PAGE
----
You expected the ‘Award Wapsi Gang’ to be active again on the CAA. But it did not happen. When I checked the list, I realized that hardly any from the list of likely withdrawees had received any award since May 2014. Very clever of PM Modi. But he made one mistake. He awarded Padma Shri to Urdu writer Mujtaba Hussain who has decided to return it but who knows. He writes comics and maybe, he is playing a prank. The most side-splitting comment came from the Progressive Urdu Writers’ Association of Hyderabad. It accused that ‘killers of Gandhi yesterday are killing youth today’. But Nathuram Godse is no longer alive and policemen involved in firing at students are yet to be adopted by Mohan Bhagwat.
It was also too much to absorb the impact of the CAA by actors and artists since they had never previously dealt with constitutional Bills. Their responses were naturally disoriented. Kamal Hassan, Tollywood’s rejected scion, thought the CAA was a ‘new law to check the infiltration’. Actor Siddharth announced that he would pay any price to prevent Modi from placing ‘Indian democracy’ under Sotheby’s hammer as ‘it was not for sale’. Indeed, very patriotic of the actor. TM Krishna, the Carnatic music vocalist wanted Bengalureans to ‘hit the street screaming against the Act … to keep our society alive’. Must admire his out of box suggestion. One hopes, he knows the limits of hitting streets in protests. They can easily turn the streets into battle fields.
Farhan Akhtar is a real entertainer. He called the Act discriminatory and justified it by saying ‘if everything is ok, why would so many people turn up not just in Kranti Maidan, Mumbai but in Delhi, Assam and Bangalore.’ Anurag Kashyap and Anubhav Sinha thought CAA was ‘fascist’ and ‘divisive’- very difficult expressions to be correctly understood by babies in law who are capable of mounting only churlish fair on 70 mm screen. Md Zakariya, director of Malayalam Movie “Sudani from Nigeria’ and his co-writer Muhsin Purari boycotted the national film award ceremony to protest the alleged police violence in Jamia Milia university, without checking facts or understanding the complexity of the situation.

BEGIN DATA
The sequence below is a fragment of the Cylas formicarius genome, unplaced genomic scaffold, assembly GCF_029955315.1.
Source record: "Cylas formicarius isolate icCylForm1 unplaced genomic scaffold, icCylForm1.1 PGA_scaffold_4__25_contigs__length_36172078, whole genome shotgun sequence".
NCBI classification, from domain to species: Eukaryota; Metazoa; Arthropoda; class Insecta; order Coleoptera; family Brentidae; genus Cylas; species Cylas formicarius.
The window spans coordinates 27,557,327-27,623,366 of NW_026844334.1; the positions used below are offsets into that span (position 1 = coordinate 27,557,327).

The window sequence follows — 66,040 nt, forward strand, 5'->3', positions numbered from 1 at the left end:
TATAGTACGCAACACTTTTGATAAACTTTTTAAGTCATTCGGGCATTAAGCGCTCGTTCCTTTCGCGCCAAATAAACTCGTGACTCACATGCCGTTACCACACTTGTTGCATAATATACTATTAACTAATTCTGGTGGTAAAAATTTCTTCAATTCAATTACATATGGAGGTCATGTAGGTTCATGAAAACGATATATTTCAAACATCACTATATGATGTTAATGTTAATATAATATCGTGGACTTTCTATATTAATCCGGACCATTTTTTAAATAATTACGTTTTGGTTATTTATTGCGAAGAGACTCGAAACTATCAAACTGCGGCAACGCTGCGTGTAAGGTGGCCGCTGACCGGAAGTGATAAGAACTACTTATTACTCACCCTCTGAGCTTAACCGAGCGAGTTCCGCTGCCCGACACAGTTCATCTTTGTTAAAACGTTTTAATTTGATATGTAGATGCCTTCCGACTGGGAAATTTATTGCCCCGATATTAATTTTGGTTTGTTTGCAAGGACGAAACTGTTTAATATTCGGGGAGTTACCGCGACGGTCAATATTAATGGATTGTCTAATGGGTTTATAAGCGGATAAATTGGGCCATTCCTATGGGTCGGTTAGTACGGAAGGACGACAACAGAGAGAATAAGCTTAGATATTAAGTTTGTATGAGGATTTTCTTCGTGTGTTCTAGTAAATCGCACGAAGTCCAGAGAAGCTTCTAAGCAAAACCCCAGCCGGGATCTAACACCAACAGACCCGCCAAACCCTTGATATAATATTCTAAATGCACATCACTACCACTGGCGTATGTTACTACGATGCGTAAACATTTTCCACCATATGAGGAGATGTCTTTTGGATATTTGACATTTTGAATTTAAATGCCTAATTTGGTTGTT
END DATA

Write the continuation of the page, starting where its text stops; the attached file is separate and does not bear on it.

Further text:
But they are artists - impressionable and emotional. What about the sun-dried, street obsessed West Bengal chief minister Mamata Banerjee? She wants UN-monitored referendum to be held on CAA and NRC. She probably envisions herself as another Jawaharlal Nehru who had rushed to the UN in 1948 with the Kashmir issue and returned with UN agreeing to hold referendum to decide J&K’s final status. Uddhav Thackeray, Maharashtra’s green horn chief minister, was not far behind in creating a new version of history. He saw a repeat of Jallianwala Bagh massacre in police action in Jamia Milia. It is not his fault. He is a professional photographer. In his preoccupation with learning his new job he picked a wrong lens that showed policemen as General Dyer and Muslim students pelting students as Sikhs and Hindus dying in heaps.
Alas! If the agitation over CAA stops, all this fun will be gone.
(Amar Bhushan is a former special director with the Research and Analysis Wing)
Last Updated 5:56 PM IST